Domain in optimization problem

Sep 2008
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#11. There are $320 available to fence in rectangular garden. The fencing for the side of the garden facing the road costs $6 per foot and the fencing for the other three sides costs $2 per foot. Consider the problem of finding the dimensions of the largest possible garden.

So I solved everything and got:
A=xy as the objective equation
C=8y+4x=320 as the constraint equation

A=(80x-x^2)/2
A'=(80-2x)/2 then I set that to zero and got x=40, y=20.

How come the correct answer is x=20 y=40? More importantly, how do you get the domain? (which is 0<x<40)

* i realized that I set C=8y+4x=320 while the answer key has C=8x+4y=320* Would my answer be still correct?
 

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Mar 2010
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#11. There are $320 available to fence in rectangular garden. The fencing for the side of the garden facing the road costs $6 per foot and the fencing for the other three sides costs $2 per foot. Consider the problem of finding the dimensions of the largest possible garden.

So I solved everything and got:
A=xy as the objective equation
C=8y+4x=320 as the constraint equation

A=(80x-x^2)/2
A'=(80-2x)/2 then I set that to zero and got x=40, y=20.

How come the correct answer is x=20 y=40? More importantly, how do you get the domain? (which is 0<x<40)

* i realized that I set C=8y+4x=320 while the answer key has C=8x+4y=320* Would my answer be still correct?
It's just a matter of whether x has to be the shorter side or not. You will agree that a 20 by 40 rectangle is the same as a 40 by 20 rectangle. So your answer is correct.... *unless* the problem specifically tells you x must be the shorter side.
 
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MHF Hall of Honor
Mar 2010
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More importantly, how do you get the domain? (which is 0<x<40)
Sorry, forgot this part.

The domain follows easily from C=8y+4x=320, or C=8x+4y=320, however you choose to write it.

I'll choose C=8x+4y=320 just to avoid confusion. Say x = 40. Then

8*40+4y=320

320+4y = 320

4y = 0

y = 0

See the problem?
 
Sep 2008
222
0
i still don't get how you got the domain. so if the equation is 8y+4x=320 and I plug in x=40, that makes y=20 (which is exactly what y is)

but how do you figure out that the domain is 0<x<40?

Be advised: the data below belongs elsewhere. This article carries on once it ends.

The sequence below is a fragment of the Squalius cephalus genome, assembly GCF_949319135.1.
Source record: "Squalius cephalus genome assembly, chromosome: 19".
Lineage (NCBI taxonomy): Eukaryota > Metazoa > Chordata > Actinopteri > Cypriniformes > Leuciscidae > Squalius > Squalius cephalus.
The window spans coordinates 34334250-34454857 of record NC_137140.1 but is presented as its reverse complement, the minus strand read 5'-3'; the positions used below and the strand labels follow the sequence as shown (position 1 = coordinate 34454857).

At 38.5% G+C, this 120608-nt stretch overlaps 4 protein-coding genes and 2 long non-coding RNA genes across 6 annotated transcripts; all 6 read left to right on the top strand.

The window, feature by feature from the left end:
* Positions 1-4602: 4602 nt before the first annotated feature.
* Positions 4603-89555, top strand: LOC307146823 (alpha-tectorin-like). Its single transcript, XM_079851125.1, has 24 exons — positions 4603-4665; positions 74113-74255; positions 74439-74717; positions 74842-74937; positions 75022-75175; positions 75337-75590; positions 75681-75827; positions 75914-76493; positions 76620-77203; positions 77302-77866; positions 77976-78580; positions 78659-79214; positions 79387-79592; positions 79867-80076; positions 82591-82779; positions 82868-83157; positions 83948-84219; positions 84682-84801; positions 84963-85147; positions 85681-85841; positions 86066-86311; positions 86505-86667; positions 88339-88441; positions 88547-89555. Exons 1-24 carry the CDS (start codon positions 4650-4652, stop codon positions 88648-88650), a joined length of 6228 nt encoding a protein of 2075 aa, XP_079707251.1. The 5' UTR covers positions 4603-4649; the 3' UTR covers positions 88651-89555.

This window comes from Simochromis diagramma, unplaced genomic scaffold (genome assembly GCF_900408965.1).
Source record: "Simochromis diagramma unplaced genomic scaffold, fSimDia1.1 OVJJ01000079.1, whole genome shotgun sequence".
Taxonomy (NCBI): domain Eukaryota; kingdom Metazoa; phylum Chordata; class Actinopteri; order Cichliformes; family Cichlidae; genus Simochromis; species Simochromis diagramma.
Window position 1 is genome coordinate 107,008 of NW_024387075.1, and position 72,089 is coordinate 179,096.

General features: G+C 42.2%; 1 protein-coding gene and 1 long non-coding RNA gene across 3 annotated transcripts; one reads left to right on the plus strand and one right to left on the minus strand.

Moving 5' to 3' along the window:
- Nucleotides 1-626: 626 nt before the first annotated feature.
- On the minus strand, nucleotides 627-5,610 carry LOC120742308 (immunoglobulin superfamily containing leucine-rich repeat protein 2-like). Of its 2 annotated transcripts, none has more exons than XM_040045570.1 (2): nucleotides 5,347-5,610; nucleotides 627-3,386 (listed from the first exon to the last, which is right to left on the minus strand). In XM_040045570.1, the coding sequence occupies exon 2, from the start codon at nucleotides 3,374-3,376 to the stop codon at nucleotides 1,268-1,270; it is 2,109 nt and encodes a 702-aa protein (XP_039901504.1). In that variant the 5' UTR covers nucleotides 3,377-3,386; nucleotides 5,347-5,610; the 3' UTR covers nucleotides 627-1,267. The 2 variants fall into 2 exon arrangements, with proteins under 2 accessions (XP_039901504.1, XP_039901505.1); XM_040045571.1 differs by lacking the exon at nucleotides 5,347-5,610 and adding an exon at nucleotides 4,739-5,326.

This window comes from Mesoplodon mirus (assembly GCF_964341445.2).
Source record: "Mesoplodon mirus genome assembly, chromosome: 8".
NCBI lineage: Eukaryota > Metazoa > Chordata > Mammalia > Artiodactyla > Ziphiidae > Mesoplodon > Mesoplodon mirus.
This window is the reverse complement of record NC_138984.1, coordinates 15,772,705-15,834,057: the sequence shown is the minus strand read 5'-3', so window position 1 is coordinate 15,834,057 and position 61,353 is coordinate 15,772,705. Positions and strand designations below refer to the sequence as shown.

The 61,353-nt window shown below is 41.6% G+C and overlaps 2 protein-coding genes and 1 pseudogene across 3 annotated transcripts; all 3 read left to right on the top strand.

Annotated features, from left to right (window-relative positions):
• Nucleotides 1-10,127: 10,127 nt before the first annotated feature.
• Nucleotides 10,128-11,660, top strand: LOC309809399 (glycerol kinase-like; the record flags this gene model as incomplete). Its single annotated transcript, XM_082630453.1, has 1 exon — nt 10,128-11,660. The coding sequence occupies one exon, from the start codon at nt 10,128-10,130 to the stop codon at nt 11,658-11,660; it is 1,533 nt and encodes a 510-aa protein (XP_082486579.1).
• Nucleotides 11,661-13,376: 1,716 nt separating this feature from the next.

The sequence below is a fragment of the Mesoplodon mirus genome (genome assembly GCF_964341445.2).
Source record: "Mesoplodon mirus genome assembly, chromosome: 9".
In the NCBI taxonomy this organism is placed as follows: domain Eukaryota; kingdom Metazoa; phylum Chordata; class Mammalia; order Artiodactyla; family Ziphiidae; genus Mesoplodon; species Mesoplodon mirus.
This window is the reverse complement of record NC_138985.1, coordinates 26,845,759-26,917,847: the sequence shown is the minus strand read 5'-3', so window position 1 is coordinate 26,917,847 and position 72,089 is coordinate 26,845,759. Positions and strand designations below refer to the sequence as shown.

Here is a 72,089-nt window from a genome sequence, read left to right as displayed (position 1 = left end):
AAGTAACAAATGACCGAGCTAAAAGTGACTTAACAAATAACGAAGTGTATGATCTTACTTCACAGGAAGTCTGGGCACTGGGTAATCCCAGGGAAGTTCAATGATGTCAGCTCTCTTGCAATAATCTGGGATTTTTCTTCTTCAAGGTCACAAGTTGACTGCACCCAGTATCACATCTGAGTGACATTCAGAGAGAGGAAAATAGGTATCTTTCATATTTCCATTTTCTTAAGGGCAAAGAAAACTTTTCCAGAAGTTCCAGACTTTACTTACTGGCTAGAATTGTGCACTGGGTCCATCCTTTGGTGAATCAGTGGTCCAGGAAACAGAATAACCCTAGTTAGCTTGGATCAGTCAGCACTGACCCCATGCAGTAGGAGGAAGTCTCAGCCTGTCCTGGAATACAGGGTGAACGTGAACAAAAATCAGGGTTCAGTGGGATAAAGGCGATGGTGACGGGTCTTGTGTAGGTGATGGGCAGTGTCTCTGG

undefined

MHF Hall of Honor
Mar 2010
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Chicago
i still don't get how you got the domain. so if the equation is 8y+4x=320 and I plug in x=40, that makes y=20 (which is exactly what y is)

but how do you figure out that the domain is 0<x<40?
If you write 8y+4x=320 then you will need to plug in y=40. In this case, we have the restriction 0 < y < 40. All you did was switch the variable names.

The letter "x" isn't special, it's just a convention to name an independent variable x and a dependent variable y.

So we can validly write x = f(y) = (320-8y)/4 and ask for the domain (keeping in mind there is a requirement that x > 0), then find that the domain is 0 < y < 40.

Make sense?
 

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MHF Hall of Honor
Mar 2010
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Chicago
Okay, you haven't responded yet, but I'm worried that maybe you're still confused, so maybe this will help.

We can look at this problem a few different ways. For completeness, I'll just type out all 4 ways so hopefully you see how it all fits.

Situation 1: We chose to write 8x+4y=320, and we let y = f(x).

This is the book answer.

In this case, the domain is 0 < x < 40 and the range is 0 < y < 80.

Situation 2: We chose to write 8x+4y=320, and we let x = f(y).

Then the domain is 0 < y < 80 and the range is 0 < x < 40.

Situation 3: We chose to write 8y+4x=320, and we let y = f(x).

Then the domain is 0 < x < 80 and the range is 0 < y < 40.

Situation 4: We chose to write 8y+4x=320, and we let x = f(y).

Then the domain is 0 < y < 40 and the range is 0 < x < 80.

See how it's always the same, but with certain things switched with each other.

I hope it's clear now. If not, just ask.